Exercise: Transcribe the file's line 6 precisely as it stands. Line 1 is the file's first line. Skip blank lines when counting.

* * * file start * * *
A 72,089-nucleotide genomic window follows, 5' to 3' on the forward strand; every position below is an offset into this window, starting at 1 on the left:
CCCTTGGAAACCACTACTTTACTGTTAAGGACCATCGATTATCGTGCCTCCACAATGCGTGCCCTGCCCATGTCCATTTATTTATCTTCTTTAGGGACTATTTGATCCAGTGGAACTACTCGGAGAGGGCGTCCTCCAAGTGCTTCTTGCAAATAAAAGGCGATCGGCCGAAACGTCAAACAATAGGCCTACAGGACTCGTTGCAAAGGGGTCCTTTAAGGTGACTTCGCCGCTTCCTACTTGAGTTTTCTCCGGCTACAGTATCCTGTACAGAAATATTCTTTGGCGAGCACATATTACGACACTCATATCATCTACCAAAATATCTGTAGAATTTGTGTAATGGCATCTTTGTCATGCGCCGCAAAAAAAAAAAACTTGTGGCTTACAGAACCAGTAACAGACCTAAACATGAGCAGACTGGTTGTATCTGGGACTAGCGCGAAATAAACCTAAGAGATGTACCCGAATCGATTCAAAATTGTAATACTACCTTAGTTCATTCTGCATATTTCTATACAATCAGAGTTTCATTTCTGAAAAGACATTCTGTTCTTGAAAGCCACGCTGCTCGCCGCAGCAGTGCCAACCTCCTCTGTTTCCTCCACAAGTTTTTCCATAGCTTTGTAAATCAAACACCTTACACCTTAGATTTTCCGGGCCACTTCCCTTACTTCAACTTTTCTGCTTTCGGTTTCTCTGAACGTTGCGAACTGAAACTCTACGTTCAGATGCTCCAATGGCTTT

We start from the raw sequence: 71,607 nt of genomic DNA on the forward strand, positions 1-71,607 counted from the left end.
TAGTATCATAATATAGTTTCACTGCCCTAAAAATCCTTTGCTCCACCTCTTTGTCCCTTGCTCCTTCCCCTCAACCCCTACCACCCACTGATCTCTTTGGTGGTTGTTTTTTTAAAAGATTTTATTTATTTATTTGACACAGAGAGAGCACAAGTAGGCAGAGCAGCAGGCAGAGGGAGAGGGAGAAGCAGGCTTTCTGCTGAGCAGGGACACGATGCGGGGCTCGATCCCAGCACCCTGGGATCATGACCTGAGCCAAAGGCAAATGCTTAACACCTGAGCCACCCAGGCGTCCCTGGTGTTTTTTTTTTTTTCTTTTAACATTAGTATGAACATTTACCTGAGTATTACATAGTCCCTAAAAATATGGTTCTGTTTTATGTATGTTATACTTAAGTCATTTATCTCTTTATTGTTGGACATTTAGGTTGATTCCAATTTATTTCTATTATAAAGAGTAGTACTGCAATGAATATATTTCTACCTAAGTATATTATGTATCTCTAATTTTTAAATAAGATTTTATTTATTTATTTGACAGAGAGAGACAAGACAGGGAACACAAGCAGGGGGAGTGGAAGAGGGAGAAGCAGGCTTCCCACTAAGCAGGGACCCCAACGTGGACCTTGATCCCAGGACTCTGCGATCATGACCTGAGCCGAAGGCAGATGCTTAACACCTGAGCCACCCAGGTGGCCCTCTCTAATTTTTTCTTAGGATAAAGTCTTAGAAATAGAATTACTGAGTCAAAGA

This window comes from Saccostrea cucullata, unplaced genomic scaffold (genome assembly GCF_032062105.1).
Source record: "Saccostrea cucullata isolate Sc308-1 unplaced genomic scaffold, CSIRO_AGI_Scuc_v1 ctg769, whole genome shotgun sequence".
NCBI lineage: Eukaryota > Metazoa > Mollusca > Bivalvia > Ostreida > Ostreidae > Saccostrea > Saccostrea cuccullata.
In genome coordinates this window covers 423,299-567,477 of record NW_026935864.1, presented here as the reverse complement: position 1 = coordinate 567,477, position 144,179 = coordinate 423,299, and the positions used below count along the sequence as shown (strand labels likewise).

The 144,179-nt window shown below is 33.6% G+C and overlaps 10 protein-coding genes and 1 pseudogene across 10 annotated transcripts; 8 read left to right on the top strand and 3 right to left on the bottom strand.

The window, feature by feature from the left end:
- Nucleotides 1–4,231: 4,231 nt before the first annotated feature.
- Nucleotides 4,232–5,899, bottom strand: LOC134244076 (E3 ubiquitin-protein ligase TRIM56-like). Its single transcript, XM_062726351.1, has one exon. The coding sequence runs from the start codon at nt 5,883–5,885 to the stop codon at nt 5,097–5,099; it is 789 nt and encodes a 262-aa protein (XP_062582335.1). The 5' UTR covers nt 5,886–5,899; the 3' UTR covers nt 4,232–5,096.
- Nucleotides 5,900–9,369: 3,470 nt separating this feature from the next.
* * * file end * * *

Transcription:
Source record: "Saccostrea cucullata isolate Sc308-1 unplaced genomic scaffold, CSIRO_AGI_Scuc_v1 ctg769, whole genome shotgun sequence".